AP: FEMA rejects appeals worth $1.2B in decade

By The Associated Press
Oct. 15, 2017 at 10:18 p.m.
Updated Oct. 16, 2017 at 11:15 a.m.

This Sept. 26 photo shows a catch basin for water in Sweetwater, Fla. The Miami suburb was flooded in 1999 by a hurricane and again in 2000 by more storms - they received $2 million from FEMA for debris removal and repairs to public facilities, including this and other drains, according to Mayor Orlando Lopez. More than a decade later, FEMA demanded the money back, citing a lack of documentation for the costs.

This Sept. 26 photo shows a catch basin for water in Sweetwater, Fla. The Miami suburb was flooded in 1999 by a hurricane and again in 2000 by more storms - they received $2 million from FEMA for debris removal and repairs to public facilities, including this and other drains, according to Mayor Orlando Lopez. More than a decade later, FEMA demanded the money back, citing a lack of documentation for the costs.   AP for The Victoria Advocate

As U.S. communities ravaged by this year's series of intense hurricanes and wildfires clear debris and begin to rebuild, many are counting on the federal government to help cover their costs. They could be in for a frustrating surprise.

If history is any guide, some local governments and nonprofit organizations could get less than they were told to expect from the Federal Emergency Management Agency. Others could be asked years from now to repay some or all of the aid they received if FEMA concludes the projects failed to comply with its voluminous requirements or decides it shouldn't have approved the payouts in the first place.

During the past decade, FEMA's denials and reversals have caused uncertainty and anger in some communities, led to long rounds of appeals, strained local budgets, made it hard for some organizations to stay afloat and occasionally delayed the rebuilding process.

"My word of advice for everybody is document, document, document," warned a frustrated Mayor Orlando Lopez of Sweetwater, Fla. "Cross your t's, dot your i's and back up everything."

Aug. 15, FEMA denied an appeal from the Miami suburb and said it must repay $2 million it received nearly two decades ago to repair storm damage because it failed to adequately document work done. Lopez called FEMA's actions "completely and utterly unfair." A few weeks after the denial, Sweetwater suffered a fresh round of damage from Hurricane Irma.

For its part, FEMA is legally obligated to look out for the taxpayers' money and guard against misuse and fraud by local governments and organizations that overcharge the federal government or use emergency aid to undertake long-desired improvements they couldn't otherwise afford.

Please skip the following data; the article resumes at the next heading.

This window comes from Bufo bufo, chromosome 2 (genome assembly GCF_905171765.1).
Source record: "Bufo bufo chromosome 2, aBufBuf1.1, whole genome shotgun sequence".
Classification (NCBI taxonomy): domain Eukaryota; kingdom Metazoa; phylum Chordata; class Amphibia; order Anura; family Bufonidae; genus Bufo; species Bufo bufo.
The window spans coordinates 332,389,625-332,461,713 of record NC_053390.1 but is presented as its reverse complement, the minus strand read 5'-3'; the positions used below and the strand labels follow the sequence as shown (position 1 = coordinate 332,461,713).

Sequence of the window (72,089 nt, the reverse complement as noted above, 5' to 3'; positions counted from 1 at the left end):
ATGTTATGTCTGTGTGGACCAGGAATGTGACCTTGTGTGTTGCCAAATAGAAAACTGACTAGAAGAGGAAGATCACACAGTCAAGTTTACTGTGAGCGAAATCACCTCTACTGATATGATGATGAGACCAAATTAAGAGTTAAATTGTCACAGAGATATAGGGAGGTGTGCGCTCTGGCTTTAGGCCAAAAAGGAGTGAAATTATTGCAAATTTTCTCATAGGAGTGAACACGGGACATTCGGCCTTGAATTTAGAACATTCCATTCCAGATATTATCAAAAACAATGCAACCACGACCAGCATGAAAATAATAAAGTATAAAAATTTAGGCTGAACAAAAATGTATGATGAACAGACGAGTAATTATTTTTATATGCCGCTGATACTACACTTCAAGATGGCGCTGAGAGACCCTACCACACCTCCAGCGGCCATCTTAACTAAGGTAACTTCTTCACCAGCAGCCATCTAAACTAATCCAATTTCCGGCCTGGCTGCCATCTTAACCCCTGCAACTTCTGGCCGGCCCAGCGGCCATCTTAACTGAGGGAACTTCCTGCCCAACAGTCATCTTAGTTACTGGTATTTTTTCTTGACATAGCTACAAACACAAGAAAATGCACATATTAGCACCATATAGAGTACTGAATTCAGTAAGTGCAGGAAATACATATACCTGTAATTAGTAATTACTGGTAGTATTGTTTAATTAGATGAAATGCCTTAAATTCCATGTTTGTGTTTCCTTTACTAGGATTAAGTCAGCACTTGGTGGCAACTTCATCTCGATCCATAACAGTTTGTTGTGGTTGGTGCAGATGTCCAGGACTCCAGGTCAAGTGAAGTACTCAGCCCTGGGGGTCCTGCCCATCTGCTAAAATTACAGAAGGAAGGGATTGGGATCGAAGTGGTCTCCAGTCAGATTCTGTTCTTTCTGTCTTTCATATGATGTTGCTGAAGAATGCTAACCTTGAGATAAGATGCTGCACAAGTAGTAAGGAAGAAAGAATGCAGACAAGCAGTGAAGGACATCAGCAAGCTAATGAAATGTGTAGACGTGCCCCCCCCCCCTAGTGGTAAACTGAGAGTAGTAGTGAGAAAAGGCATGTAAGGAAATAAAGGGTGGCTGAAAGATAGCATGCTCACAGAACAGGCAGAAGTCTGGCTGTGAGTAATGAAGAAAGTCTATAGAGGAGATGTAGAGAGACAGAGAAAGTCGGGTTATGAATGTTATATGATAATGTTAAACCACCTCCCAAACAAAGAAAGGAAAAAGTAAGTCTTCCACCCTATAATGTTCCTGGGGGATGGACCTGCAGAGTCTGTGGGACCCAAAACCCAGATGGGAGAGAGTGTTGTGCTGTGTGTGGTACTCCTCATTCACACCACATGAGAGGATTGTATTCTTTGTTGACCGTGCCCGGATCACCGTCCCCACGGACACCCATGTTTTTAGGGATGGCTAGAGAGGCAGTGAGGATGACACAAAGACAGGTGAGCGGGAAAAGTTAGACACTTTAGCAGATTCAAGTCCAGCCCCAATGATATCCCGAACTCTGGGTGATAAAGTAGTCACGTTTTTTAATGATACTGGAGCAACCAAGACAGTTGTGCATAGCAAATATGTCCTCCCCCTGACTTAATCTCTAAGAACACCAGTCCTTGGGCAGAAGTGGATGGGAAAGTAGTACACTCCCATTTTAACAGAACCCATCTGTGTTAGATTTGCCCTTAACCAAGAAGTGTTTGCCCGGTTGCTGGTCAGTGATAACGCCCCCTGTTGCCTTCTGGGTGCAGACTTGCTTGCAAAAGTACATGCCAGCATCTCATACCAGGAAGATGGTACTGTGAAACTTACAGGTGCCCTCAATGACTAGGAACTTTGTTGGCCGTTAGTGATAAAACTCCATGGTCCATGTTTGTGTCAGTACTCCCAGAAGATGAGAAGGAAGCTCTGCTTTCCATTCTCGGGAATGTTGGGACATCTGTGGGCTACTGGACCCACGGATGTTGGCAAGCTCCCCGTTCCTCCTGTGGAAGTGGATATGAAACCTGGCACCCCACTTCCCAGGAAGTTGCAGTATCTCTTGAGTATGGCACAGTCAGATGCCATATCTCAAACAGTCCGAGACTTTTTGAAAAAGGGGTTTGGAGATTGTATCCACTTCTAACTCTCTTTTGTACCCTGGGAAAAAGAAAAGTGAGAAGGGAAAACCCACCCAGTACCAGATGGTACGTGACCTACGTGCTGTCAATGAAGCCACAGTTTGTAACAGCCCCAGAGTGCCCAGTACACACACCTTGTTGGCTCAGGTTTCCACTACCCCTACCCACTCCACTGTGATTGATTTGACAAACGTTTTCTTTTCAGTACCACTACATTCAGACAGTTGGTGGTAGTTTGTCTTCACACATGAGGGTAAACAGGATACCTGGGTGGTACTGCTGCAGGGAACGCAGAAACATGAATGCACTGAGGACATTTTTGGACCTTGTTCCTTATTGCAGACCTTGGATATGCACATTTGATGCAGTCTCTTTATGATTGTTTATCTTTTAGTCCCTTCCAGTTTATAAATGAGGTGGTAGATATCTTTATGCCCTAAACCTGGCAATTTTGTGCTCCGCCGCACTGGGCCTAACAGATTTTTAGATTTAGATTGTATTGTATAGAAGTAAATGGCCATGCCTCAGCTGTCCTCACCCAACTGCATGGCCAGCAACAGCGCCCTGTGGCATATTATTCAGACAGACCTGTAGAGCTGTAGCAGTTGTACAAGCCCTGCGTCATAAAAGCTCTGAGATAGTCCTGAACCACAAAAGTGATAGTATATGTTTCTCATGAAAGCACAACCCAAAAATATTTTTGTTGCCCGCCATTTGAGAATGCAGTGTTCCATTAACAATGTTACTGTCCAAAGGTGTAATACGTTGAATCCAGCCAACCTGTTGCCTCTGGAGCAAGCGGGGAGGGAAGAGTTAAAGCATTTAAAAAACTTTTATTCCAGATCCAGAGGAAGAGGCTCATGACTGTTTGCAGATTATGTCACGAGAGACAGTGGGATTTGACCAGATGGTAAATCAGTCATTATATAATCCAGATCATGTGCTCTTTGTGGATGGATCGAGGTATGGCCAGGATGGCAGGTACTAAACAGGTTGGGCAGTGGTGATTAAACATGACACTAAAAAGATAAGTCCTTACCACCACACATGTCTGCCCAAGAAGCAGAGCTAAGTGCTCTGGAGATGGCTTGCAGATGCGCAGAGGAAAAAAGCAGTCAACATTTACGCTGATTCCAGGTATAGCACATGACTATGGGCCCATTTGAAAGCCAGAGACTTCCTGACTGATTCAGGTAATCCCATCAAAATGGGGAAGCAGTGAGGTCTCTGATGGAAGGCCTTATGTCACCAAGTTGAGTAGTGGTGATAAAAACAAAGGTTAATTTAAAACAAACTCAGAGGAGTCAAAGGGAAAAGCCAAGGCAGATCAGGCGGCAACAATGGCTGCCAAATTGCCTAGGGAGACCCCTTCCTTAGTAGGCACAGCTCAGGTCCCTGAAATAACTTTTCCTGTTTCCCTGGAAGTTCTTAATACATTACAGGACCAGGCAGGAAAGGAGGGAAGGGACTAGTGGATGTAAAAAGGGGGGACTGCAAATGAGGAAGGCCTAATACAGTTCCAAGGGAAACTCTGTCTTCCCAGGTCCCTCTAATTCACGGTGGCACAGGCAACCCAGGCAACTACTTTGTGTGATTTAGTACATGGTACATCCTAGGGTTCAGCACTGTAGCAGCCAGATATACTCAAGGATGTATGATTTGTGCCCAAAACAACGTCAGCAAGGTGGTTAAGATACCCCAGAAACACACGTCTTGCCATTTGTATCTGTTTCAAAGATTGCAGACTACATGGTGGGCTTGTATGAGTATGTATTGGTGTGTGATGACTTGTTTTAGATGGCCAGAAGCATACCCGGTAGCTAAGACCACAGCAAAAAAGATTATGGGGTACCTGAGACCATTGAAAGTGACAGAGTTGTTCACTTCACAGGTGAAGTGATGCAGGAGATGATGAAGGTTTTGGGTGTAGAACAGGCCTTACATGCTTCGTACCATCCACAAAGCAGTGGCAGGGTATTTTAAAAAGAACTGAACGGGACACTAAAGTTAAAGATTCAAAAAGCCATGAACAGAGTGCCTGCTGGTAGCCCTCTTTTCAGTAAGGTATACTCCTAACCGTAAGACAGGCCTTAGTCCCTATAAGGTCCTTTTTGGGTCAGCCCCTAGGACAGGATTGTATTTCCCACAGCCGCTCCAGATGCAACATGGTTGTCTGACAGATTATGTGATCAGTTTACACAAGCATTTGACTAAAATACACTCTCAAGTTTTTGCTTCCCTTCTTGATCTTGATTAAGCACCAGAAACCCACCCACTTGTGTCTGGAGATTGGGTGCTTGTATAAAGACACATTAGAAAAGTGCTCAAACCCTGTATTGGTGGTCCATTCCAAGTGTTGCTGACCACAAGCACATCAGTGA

Christopher Logan, FEMA's public assistance director, said in the agency's defense major disasters can result in "extremely complex, technically complicated projects that span many, many years." But he said the agency has recently taken steps to reduce what he called misunderstandings.

An analysis by The Associated Press found during the past decade, FEMA headquarters has denied appeals for at least $1.2 billion sought by local governments and nonprofit groups to protect or rebuild communities hit by hurricanes, floods, fires, earthquakes, tornadoes or other major disasters.

The AP reviewed more than 900 final appeal rulings. In one-third of those cases, FEMA granted some or all of the requested funding, totaling about $250 million. Two-thirds of the appeals were rejected, probably totaling well more than the $1.2 billion tallied by the AP because the amounts denied were unclear in FEMA's online records for more than 100 cases.

The money at stake in those cases was just a tiny fraction of the tens of billions of dollars FEMA paid out during that period. Yet the disputes may offer a glimpse of some of the challenges communities struck by Hurricanes Harvey, Irma, Maria and Nate could face in the years and even decades ahead.

The AP's review found FEMA has argued with local governments and nonprofits - and faced disagreements within its own ranks - over hundreds of matters big and small: whether buildings should be repaired or replaced; whether certain damage was caused by a disaster or by pre-existing problems; even whether tree stumps were the proper size to qualify for removal using federal aid.

Among the appeals squelched by FEMA: Florida's attempt to get $51 million it claimed to have lost by waiving tolls for motorists evacuating from eight hurricanes in 2004 and 2005.

FEMA's final decisions sometimes come long after a disaster has struck and even well after the money has been spent.

The agency also has repeatedly rejected funding requests based on the applicant's failure to appeal within the required 60 days - even though FEMA acknowledges it routinely exceeds its own 90-day legal deadline to rule on appeals.

FEMA's Logan said the agency recently overhauled its disaster operations to provide each applicant with a single contact person and more information about the potential pitfalls in seeking federal aid.


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